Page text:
Double Rainbow

Love is the feeling that autumn leaves
are swirling through your bloodstream.
Your heart waves in your chest
like a rainbow tree
or a rainbow flag
in the wind.

The first girl I wanted to kiss
was in second grade.
I stood behind the swing set
to watch her without being seen.
Her nose had the curve
of a gust of wind.
Her freckles spread all the way
into her eyes.
She was a princess.

I didn’t have
all the labels I needed
so when I told mom
how I felt,
the words came out
like torn up confetti.
The wrinkles in her forehead doubled over. She used the word
“weird”, then “socially inappropriate”;
I had already started social skills training.
I had already begun to be the weird girl.

When she said
not to let the other kids know I felt that way
was when I knew it was dirty,
so dirty it had to be kept secret.

After that, when the feeling would
start to fill up my stomach the way
tears fill up your eyes, I would
pinch my arm, hard,
to get this dangerous thing to go away.

It was six years
before I claimed the word “lesbian”.
The word is powerful like a scream:
when I say it, people back away.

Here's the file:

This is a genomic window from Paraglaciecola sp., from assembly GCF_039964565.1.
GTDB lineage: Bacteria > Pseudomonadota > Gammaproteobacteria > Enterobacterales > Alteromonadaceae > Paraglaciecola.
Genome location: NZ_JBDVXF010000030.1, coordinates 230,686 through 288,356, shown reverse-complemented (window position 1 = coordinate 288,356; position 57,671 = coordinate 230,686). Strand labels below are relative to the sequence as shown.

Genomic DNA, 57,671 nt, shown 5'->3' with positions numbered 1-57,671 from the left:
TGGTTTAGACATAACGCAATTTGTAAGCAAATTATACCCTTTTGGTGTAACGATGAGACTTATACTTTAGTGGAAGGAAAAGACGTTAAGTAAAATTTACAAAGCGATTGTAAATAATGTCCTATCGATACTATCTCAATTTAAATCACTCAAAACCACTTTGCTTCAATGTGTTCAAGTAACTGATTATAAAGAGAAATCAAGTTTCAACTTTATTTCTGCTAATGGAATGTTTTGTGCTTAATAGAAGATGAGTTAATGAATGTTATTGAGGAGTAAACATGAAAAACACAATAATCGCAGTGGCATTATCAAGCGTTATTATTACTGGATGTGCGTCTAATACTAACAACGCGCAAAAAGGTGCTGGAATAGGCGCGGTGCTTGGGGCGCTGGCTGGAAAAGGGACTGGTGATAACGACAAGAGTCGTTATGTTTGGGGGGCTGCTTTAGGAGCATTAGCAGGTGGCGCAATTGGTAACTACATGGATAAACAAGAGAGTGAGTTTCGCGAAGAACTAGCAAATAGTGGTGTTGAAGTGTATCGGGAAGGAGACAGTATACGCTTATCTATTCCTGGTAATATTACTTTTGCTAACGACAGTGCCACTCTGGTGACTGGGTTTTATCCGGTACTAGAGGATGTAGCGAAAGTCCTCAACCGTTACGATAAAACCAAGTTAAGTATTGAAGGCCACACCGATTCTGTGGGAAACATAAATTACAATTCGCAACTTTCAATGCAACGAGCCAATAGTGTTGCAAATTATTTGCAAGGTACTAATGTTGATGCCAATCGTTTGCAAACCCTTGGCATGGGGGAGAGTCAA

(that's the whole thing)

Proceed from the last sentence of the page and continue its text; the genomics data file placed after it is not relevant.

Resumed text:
You don’t need labels, they say,
but I do. I need words
to stand on. Besides, I did have labels before,
but I wear this new one
more like a golden locket
and less like a scarlet A.


7 thoughts on “Double Rainbow

  1. the first thing is becoming comfortable with ourselves…comfortable enough that we dont care what those around us think…its sad how we demonize people for being themselves…i like how you use the rainbow in the opening…and the freckles spread all the way into her eyes…cool descriptions….i like the rather straight forward structure of this as well…good to see you abby…its been a while.

  2. Powerful, honest writing here–“I need words to stand on.” Also excellent detail and metaphor. I especially liked the words coming out like torn-up confetti. Great work!

  3. ugh, I can’t stand when parents act like there’s something wrong with their kid if he/she is gay… thankfully, I have an open-minded mom, so coming out wasn’t hard (even though I made it harder for myself.) Hope the day comes when all people realize sexuality is just as much of a choice as ethnicity… I really liked how you said you needed labels – words to stand on… while the “label” thing can usually be a negative, you put a very positive outlook on it… well done.

  4. i like how you start this with the double rainbow and the honesty of emotions… and it’s sad how we’re labeled without even naming the labels sometimes… i too like the description of how her freckles spread and cool use of color there in the close

  5. Wow, all the anxiety, comes across in this superb poem.

    My favourite lines: the words came out like torn-up confetti. That describes exactly how I was on pain-killing drugs. I am bi-lingual, but in the hospital the French came out fractured, interspersed with English nonsense.

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